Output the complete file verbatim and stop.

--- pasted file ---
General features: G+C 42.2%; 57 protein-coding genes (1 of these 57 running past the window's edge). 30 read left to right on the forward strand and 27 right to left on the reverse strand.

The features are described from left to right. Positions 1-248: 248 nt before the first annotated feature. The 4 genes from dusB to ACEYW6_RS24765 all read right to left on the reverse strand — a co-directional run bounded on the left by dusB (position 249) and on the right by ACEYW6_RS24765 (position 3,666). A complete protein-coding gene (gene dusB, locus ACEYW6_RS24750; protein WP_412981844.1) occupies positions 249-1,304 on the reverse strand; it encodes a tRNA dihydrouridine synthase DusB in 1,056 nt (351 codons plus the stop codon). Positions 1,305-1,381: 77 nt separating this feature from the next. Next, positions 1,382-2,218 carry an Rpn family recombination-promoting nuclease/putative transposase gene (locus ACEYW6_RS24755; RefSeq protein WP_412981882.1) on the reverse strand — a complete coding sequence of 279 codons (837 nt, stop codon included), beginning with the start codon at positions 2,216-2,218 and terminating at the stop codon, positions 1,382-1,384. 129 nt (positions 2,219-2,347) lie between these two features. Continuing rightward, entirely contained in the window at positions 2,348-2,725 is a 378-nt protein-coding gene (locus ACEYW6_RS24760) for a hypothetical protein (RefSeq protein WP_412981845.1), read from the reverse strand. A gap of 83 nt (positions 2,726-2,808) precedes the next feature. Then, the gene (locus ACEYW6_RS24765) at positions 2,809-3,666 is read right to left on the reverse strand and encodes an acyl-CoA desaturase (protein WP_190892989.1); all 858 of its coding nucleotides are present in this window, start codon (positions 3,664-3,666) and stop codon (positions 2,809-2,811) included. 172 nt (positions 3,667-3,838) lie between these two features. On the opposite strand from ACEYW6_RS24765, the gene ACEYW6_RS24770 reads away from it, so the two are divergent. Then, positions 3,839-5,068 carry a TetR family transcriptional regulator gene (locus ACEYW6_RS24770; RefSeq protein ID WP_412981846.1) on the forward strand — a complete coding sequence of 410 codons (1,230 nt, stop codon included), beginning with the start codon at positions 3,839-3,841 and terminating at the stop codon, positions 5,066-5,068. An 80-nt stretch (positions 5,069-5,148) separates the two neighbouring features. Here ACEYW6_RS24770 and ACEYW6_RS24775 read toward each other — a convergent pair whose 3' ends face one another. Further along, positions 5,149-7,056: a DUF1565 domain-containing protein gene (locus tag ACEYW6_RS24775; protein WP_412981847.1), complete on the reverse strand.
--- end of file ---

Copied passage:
General features: G+C 42.2%; 57 protein-coding genes (1 of these 57 running past the window's edge). 30 read left to right on the forward strand and 27 right to left on the reverse strand.

The features are described from left to right. Positions 1-248: 248 nt before the first annotated feature. The 4 genes from dusB to ACEYW6_RS24765 all read right to left on the reverse strand — a co-directional run bounded on the left by dusB (position 249) and on the right by ACEYW6_RS24765 (position 3,666). A complete protein-coding gene (gene dusB, locus ACEYW6_RS24750; protein WP_412981844.1) occupies positions 249-1,304 on the reverse strand; it encodes a tRNA dihydrouridine synthase DusB in 1,056 nt (351 codons plus the stop codon). Positions 1,305-1,381: 77 nt separating this feature from the next. Next, positions 1,382-2,218 carry an Rpn family recombination-promoting nuclease/putative transposase gene (locus ACEYW6_RS24755; RefSeq protein WP_412981882.1) on the reverse strand — a complete coding sequence of 279 codons (837 nt, stop codon included), beginning with the start codon at positions 2,216-2,218 and terminating at the stop codon, positions 1,382-1,384. 129 nt (positions 2,219-2,347) lie between these two features. Continuing rightward, entirely contained in the window at positions 2,348-2,725 is a 378-nt protein-coding gene (locus ACEYW6_RS24760) for a hypothetical protein (RefSeq protein WP_412981845.1), read from the reverse strand. A gap of 83 nt (positions 2,726-2,808) precedes the next feature. Then, the gene (locus ACEYW6_RS24765) at positions 2,809-3,666 is read right to left on the reverse strand and encodes an acyl-CoA desaturase (protein WP_190892989.1); all 858 of its coding nucleotides are present in this window, start codon (positions 3,664-3,666) and stop codon (positions 2,809-2,811) included. 172 nt (positions 3,667-3,838) lie between these two features. On the opposite strand from ACEYW6_RS24765, the gene ACEYW6_RS24770 reads away from it, so the two are divergent. Then, positions 3,839-5,068 carry a TetR family transcriptional regulator gene (locus ACEYW6_RS24770; RefSeq protein ID WP_412981846.1) on the forward strand — a complete coding sequence of 410 codons (1,230 nt, stop codon included), beginning with the start codon at positions 3,839-3,841 and terminating at the stop codon, positions 5,066-5,068. An 80-nt stretch (positions 5,069-5,148) separates the two neighbouring features. Here ACEYW6_RS24770 and ACEYW6_RS24775 read toward each other — a convergent pair whose 3' ends face one another. Further along, positions 5,149-7,056: a DUF1565 domain-containing protein gene (locus tag ACEYW6_RS24775; protein WP_412981847.1), complete on the reverse strand.